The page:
DuSable Museum of African American History

After the American Civil War, freed slaves began migrating to the northern United States.  This trend continued into the beginning of the twentieth century, as the Ku Klux Klan revived in 1915, and as African Americans in the South sought better job opportunities in the North.  The migration of African Americans to the North between 1910 to 1960 is known as the “Great Migration.”  Because of the Great Migration, the two cities with the largest African American populations are located in the North: New York City and Chicago, respectively.

Because Chicago has a rich African American history, the DuSable Museum of African American History opened up in Chicago in 1961.  The museum originally began in the home of its founder, Dr. Margaret Burroughs, but in 1971, moved to its current home, which is a beautiful building that used to be an administration and police lockup facility.  Located on the South Side of Chicago, where most African Americans live, the museum is named after Jean Baptiste Point DuSable, a Hatian trader who is considered the first permanent non-Native American resident of Chicago.

The main exhibit of the museum provides a timeline of African American history, beginning with the slave trade, but then eventually narrows down to Chicago’s African American history.  One aspect of Chicago’s African American history that the museum highlights is the Pullman Car Company, which used to hire African Americans as porters on its trains, and paid them better than many other jobs that hired African Americans at the time.  The museum also mentions the story of Emmett Till, a fourteen-year-old boy from Chicago who was lynched when he went to visit relatives in Mississippi, because he allegedly whistled at a white woman.  This tragedy, which occurred in 1955, was one of the many injustices of the South that helped fuel the Civil Rights Movement in the 1960s. 

Martin Luther King, Jr. actually visited Chicago during the Civil Rights Movement.  In 1965, he was invited to Chicago to address the segregation there, and started what became the Chicago Freedom Movement.  If you would like to learn more about Chicago’s unfair housing situation during that time, read or watch Lorraine Hansberry’s famous 1959 play, A Raisin in the Sun.  Unfortunately, the violence and poverty of Chicago’s South Side would probably not be in such a sad state if African Americans had been integrated equally in Chicago when they first arrived.  Chicago’s historic practice of housing segregation is why such a large number of African Americans live south of the Chicago River in the first place.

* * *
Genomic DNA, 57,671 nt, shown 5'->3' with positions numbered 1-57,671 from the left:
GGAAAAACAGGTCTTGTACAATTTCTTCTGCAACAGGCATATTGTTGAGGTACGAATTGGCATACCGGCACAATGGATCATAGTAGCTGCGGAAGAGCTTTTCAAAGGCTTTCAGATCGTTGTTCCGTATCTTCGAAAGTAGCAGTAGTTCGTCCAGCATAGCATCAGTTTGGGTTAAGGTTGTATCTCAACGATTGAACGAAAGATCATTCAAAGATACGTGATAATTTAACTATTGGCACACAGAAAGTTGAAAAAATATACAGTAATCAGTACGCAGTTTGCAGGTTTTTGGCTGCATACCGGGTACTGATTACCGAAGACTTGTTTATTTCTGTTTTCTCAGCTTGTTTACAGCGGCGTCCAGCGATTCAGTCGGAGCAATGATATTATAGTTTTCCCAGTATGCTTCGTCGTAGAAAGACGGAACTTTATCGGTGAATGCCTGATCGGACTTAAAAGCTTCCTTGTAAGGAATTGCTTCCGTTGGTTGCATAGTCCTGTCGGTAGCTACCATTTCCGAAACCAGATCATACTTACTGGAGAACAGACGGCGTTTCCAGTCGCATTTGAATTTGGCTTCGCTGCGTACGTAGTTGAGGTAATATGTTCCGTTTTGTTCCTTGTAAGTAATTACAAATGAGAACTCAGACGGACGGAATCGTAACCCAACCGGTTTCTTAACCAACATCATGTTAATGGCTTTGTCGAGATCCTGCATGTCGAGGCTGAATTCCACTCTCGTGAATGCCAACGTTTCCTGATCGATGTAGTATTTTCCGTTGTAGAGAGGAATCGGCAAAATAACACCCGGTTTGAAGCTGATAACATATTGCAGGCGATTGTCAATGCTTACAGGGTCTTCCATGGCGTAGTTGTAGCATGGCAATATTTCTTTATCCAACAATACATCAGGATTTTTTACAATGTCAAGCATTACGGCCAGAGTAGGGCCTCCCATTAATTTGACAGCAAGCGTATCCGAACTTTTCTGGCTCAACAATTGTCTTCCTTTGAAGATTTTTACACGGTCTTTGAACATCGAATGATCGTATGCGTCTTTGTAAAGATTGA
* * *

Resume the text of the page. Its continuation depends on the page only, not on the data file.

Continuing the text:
In 1965, the northern Chicago suburb of Winnetka invited Martin Luther King, Jr. to speak there, because it had segregated housing rules at the time. You can see this plaque at the Winnetka Village Green.

Chicago is considered by some to be the birthplace of modern gospel music. The first gospel choir was begun in 1931 in an African American church called Ebenezer Missionary Baptist Church, which is still an active church today.

4501 S. Vincennes Ave. Chicago, IL 60653

This church attests to how the South Side has historically been the home of Chicago’s immigrants. Before being an African American neighborhood, Bronzeville was a Jewish immigrant neighborhood. Note that the Church’s cornerstone is using the Jewish year (which is based on rabbinic calculations of the Bible’s genealogies) rather than the Gregorian calendar.  It used to be a synagogue called Temple Isaiah. In case you’re wondering, 5659 is 1898.

Some famous African American jazz musicians lived in Chicago for a while. Chicago’s Bronzeville neighborhood has the homes of Nat King Cole and Louis Armstrong. They are still lived in, and not open to the public.

Nat King Cole’s Chicago home: 4023 S. Vincennes Ave. Chicago, IL 60653
Louis Armstrong’s Chicago home: 421 E. 44th St. Chicago, IL 60653

One final exhibit at the DuSable Museum that I thought was kind of fun was an animatronic of Chicago’s first African American mayor, Harold Washington, who served from 1983 to 1987.  The exhibit has Harold Washington talking to you.

If you want to learn more about Chicago’s African American history, then the DuSable Museum is a great place to start.

Sources and Further Reading

Bada, Ferdinand. “Cities with the Largest African-American Populations.” WorldAtlas. https://www.worldatlas.com/articles/cities-with-the-largest-african-american-populations.html (accessed October 26, 2019). 

“DuSable Museum of African-American History.” The New York Times, January 30, 2013. https://archive.is/20130130235748/http://travel.nytimes.com/travel/guides/north-america/united-states/illinois/chicago/attraction-detail.html?vid=1154654606497#selection-1415.0-1415.42  (accessed October 26, 2019).

“The Great Migration.” Smithsonian American Art Museum. http://americanexperience.si.edu/wp-content/uploads/2014/07/The-Great-Migration.pdf (accessed October 26, 2019).

Hansberry, Lorraine. A Raisin in the Sun. New York: Modern Library, 1995.

Landers, Betsy. “Martin Luther King, Jr. in Winnetka.” Winnetka Historical Society. http://www.winnetkahistory.org/gazette/martin-luther-king-jr-in-winnetka/ (accessed October 26, 2019).

“Museum History.” The DuSable Museum of African American History. https://www.dusablemuseum.org/museum-history/ (accessed October 26, 2019).

Ralph, James. “Martin Luther King, Jr., in Chicago.” Encyclopedia of Chicago. http://www.encyclopedia.chicagohistory.org/pages/1438.html (accessed October 26, 2019).

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